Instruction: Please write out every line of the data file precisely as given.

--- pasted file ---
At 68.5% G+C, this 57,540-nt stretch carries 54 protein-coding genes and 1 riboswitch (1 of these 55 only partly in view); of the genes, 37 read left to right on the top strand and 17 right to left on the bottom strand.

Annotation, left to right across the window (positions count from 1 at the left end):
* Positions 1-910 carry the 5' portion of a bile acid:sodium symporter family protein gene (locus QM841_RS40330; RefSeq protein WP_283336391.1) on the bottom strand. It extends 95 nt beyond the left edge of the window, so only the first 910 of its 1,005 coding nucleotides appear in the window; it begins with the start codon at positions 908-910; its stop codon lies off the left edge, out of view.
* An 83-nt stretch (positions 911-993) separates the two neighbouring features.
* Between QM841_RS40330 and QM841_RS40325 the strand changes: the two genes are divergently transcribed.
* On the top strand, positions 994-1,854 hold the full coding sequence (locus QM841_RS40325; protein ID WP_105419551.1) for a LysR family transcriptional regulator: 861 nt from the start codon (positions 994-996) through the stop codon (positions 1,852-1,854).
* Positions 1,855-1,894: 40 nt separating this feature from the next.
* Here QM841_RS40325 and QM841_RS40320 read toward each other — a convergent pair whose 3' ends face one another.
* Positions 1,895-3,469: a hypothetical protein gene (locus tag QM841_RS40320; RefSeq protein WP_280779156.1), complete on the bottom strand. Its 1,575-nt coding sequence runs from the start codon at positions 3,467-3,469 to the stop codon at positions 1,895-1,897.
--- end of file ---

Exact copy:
At 68.5% G+C, this 57,540-nt stretch carries 54 protein-coding genes and 1 riboswitch (1 of these 55 only partly in view); of the genes, 37 read left to right on the top strand and 17 right to left on the bottom strand.

Annotation, left to right across the window (positions count from 1 at the left end):
* Positions 1-910 carry the 5' portion of a bile acid:sodium symporter family protein gene (locus QM841_RS40330; RefSeq protein WP_283336391.1) on the bottom strand. It extends 95 nt beyond the left edge of the window, so only the first 910 of its 1,005 coding nucleotides appear in the window; it begins with the start codon at positions 908-910; its stop codon lies off the left edge, out of view.
* An 83-nt stretch (positions 911-993) separates the two neighbouring features.
* Between QM841_RS40330 and QM841_RS40325 the strand changes: the two genes are divergently transcribed.
* On the top strand, positions 994-1,854 hold the full coding sequence (locus QM841_RS40325; protein ID WP_105419551.1) for a LysR family transcriptional regulator: 861 nt from the start codon (positions 994-996) through the stop codon (positions 1,852-1,854).
* Positions 1,855-1,894: 40 nt separating this feature from the next.
* Here QM841_RS40325 and QM841_RS40320 read toward each other — a convergent pair whose 3' ends face one another.
* Positions 1,895-3,469: a hypothetical protein gene (locus tag QM841_RS40320; RefSeq protein WP_280779156.1), complete on the bottom strand. Its 1,575-nt coding sequence runs from the start codon at positions 3,467-3,469 to the stop codon at positions 1,895-1,897.